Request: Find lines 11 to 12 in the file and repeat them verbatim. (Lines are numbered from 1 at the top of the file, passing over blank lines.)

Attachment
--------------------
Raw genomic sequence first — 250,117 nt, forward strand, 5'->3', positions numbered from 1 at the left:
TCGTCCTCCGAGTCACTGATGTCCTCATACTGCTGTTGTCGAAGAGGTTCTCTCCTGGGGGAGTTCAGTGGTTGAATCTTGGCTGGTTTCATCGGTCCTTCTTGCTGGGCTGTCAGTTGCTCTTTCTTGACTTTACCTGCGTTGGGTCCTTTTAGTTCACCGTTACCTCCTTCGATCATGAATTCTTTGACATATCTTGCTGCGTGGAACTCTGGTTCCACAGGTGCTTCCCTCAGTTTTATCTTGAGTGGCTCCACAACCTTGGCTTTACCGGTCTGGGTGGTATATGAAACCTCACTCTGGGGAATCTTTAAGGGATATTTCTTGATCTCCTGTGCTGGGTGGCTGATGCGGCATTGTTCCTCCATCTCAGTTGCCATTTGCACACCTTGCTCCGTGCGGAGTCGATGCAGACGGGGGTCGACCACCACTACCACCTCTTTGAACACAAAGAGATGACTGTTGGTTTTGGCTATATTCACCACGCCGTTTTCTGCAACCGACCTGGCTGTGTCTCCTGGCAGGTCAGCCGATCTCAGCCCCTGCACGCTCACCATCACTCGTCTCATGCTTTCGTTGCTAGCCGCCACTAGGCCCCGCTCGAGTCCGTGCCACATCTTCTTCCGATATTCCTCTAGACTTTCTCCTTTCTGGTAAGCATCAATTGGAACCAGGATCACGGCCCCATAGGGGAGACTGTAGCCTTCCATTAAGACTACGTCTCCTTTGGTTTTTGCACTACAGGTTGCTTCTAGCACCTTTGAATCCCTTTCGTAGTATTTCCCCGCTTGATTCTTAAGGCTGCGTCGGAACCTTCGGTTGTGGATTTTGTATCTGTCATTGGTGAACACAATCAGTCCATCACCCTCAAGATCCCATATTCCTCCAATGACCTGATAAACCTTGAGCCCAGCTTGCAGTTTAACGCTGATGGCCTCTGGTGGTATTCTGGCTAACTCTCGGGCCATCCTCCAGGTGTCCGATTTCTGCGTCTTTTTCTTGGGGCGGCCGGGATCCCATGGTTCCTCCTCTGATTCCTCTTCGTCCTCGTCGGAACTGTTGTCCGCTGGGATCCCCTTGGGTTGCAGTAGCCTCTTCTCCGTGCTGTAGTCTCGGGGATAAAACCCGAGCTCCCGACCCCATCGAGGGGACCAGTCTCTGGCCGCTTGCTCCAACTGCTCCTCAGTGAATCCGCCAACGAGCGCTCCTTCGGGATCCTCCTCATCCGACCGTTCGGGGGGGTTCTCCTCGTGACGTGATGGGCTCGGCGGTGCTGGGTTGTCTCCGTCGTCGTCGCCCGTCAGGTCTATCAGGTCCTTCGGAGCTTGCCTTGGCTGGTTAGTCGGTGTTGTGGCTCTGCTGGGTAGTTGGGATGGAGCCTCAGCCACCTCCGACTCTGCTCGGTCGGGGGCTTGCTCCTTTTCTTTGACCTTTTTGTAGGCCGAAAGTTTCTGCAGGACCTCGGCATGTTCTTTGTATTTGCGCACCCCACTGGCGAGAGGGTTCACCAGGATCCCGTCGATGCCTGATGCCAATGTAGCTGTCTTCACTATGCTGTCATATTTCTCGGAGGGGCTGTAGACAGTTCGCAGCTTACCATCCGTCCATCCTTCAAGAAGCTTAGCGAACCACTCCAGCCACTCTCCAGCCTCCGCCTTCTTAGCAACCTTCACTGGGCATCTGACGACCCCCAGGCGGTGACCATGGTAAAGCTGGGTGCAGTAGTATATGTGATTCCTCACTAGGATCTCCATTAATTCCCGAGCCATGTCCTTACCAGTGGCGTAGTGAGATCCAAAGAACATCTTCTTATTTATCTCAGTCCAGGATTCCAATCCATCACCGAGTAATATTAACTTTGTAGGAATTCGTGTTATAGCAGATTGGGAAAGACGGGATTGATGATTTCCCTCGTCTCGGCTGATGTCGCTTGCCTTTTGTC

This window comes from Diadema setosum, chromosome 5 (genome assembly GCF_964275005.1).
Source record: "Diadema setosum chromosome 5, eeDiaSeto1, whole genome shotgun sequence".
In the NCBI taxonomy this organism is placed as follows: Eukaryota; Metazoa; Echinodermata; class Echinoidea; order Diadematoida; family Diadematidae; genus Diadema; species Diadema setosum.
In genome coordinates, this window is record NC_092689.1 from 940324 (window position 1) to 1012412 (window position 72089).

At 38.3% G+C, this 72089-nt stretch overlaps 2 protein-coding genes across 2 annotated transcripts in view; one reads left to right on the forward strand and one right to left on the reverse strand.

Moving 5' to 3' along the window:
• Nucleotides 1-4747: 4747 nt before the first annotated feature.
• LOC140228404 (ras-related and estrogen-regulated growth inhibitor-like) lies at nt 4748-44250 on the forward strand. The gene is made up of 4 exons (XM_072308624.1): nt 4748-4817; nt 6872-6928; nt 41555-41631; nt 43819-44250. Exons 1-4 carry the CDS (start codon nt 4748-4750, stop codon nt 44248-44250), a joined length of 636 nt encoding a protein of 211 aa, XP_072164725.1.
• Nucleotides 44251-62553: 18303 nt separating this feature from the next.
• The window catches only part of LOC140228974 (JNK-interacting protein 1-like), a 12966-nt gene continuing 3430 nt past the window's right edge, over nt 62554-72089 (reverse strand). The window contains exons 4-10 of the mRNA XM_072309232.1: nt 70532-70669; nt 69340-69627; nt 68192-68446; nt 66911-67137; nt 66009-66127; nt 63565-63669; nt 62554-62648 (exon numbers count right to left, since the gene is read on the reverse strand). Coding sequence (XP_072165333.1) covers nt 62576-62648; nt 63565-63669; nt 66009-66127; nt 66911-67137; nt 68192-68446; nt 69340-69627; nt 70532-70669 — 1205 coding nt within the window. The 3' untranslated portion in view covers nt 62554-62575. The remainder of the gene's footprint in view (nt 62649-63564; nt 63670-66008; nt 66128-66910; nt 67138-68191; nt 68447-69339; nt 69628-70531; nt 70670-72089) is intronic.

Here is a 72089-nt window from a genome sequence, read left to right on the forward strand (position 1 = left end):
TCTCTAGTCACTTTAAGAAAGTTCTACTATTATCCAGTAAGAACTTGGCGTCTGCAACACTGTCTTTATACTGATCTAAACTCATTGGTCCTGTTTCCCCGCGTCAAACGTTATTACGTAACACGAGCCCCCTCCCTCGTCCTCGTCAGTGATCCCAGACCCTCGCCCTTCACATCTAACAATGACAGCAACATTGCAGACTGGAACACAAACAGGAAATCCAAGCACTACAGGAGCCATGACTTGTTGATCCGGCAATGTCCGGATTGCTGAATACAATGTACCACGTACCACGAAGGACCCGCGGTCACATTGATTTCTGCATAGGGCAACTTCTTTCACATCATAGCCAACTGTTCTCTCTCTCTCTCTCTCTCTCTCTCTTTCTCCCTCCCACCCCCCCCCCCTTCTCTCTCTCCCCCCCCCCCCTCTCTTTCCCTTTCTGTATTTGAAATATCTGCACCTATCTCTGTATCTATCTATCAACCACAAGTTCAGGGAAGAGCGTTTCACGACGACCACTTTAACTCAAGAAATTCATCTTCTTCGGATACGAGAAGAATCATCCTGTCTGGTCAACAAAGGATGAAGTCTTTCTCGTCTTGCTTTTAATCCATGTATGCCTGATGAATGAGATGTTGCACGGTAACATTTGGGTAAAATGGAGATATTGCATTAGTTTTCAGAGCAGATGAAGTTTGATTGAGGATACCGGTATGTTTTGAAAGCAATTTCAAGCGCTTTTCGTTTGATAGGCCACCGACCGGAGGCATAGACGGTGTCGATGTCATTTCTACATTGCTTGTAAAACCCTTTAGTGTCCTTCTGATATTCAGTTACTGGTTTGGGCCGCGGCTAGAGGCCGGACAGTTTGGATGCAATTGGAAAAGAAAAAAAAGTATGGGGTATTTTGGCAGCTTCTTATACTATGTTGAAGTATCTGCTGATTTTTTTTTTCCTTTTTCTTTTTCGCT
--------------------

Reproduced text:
• Nucleotides 44251-62553: 18303 nt separating this feature from the next.
• The window catches only part of LOC140228974 (JNK-interacting protein 1-like), a 12966-nt gene continuing 3430 nt past the window's right edge, over nt 62554-72089 (reverse strand). The window contains exons 4-10 of the mRNA XM_072309232.1: nt 70532-70669; nt 69340-69627; nt 68192-68446; nt 66911-67137; nt 66009-66127; nt 63565-63669; nt 62554-62648 (exon numbers count right to left, since the gene is read on the reverse strand). Coding sequence (XP_072165333.1) covers nt 62576-62648; nt 63565-63669; nt 66009-66127; nt 66911-67137; nt 68192-68446; nt 69340-69627; nt 70532-70669 — 1205 coding nt within the window. The 3' untranslated portion in view covers nt 62554-62575. The remainder of the gene's footprint in view (nt 62649-63564; nt 63670-66008; nt 66128-66910; nt 67138-68191; nt 68447-69339; nt 69628-70531; nt 70670-72089) is intronic.